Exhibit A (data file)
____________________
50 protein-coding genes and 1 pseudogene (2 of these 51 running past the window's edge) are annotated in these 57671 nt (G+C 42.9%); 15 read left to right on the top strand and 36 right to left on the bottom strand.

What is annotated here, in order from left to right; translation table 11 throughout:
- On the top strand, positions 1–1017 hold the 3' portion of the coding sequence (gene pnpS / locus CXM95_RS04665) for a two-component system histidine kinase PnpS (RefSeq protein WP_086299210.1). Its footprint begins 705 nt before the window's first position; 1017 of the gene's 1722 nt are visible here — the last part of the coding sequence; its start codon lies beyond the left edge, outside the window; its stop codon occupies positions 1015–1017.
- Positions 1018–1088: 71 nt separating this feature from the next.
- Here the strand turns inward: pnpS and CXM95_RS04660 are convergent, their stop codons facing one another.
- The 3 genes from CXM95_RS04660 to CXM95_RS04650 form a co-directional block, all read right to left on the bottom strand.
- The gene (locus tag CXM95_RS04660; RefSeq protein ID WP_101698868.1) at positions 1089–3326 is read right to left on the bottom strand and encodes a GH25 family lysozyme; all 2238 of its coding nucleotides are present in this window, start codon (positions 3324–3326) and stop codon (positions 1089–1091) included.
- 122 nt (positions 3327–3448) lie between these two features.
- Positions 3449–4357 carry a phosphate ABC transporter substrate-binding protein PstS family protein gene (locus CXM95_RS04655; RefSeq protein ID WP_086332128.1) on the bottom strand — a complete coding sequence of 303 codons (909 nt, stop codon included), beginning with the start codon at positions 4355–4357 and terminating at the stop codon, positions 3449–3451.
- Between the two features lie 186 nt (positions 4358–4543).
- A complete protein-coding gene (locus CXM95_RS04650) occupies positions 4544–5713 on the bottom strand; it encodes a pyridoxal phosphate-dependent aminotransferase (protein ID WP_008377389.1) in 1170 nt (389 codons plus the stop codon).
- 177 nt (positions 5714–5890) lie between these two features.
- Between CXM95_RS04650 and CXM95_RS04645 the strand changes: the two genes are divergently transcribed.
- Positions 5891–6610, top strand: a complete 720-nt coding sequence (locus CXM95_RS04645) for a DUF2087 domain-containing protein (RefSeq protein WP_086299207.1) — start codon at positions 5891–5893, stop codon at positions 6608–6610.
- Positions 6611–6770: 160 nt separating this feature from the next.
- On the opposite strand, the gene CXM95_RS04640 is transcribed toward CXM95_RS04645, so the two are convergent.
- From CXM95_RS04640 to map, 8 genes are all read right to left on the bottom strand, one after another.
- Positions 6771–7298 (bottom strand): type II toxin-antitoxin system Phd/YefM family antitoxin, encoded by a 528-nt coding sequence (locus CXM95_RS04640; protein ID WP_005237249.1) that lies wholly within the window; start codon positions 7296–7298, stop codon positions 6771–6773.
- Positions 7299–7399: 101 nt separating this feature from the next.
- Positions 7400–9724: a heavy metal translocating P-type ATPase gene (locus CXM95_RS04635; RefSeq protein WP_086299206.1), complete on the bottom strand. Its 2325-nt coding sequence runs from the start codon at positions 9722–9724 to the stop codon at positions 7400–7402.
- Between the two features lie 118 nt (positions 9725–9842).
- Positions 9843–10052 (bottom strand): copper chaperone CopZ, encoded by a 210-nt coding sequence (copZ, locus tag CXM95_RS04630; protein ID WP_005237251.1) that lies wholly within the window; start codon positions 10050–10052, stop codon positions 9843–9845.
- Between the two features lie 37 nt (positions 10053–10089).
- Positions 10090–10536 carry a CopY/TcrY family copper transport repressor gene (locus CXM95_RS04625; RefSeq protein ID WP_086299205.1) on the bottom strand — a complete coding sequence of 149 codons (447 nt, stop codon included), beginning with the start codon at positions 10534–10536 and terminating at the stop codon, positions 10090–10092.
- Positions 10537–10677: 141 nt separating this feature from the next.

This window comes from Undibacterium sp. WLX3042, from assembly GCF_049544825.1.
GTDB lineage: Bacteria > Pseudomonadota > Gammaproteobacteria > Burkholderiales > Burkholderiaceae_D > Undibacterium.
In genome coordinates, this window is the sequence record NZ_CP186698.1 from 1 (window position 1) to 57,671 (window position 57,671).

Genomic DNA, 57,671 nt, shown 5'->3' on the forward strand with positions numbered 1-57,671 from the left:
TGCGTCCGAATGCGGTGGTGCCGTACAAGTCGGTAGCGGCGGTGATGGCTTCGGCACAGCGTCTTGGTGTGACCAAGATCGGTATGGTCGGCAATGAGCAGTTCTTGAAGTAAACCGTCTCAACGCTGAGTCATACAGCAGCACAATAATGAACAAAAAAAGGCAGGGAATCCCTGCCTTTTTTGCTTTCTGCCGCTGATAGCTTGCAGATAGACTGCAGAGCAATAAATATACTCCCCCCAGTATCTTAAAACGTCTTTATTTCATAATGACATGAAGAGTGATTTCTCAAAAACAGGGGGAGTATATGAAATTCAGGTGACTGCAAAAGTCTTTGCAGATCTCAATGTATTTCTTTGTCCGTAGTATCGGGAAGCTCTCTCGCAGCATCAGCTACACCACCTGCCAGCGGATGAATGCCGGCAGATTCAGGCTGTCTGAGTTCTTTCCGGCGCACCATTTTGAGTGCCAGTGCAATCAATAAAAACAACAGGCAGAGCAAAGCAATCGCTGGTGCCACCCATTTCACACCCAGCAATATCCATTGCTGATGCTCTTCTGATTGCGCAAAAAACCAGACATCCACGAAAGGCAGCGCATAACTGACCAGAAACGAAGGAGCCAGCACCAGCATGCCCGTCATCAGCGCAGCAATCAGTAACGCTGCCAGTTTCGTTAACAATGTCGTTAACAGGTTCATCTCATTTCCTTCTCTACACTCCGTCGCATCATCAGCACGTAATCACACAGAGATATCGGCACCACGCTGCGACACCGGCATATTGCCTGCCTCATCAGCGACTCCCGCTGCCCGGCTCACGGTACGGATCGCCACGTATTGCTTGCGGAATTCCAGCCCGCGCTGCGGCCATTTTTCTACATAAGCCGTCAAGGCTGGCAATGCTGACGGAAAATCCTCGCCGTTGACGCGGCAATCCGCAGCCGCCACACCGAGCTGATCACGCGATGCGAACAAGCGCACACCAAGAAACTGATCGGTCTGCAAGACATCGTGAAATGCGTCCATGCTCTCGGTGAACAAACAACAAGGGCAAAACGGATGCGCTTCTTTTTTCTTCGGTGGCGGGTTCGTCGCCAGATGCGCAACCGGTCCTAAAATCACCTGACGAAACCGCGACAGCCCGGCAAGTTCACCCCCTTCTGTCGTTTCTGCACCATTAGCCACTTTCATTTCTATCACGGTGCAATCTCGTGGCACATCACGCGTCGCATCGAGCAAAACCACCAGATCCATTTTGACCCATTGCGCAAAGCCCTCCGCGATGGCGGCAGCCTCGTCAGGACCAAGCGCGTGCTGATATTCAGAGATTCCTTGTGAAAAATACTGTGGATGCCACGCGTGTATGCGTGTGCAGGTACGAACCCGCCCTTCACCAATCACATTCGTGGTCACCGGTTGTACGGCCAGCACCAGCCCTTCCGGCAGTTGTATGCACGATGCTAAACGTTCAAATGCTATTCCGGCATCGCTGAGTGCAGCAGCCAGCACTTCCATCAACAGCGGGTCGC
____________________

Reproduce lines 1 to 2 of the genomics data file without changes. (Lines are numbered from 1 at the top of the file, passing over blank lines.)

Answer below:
50 protein-coding genes and 1 pseudogene (2 of these 51 running past the window's edge) are annotated in these 57671 nt (G+C 42.9%); 15 read left to right on the top strand and 36 right to left on the bottom strand.

What is annotated here, in order from left to right; translation table 11 throughout: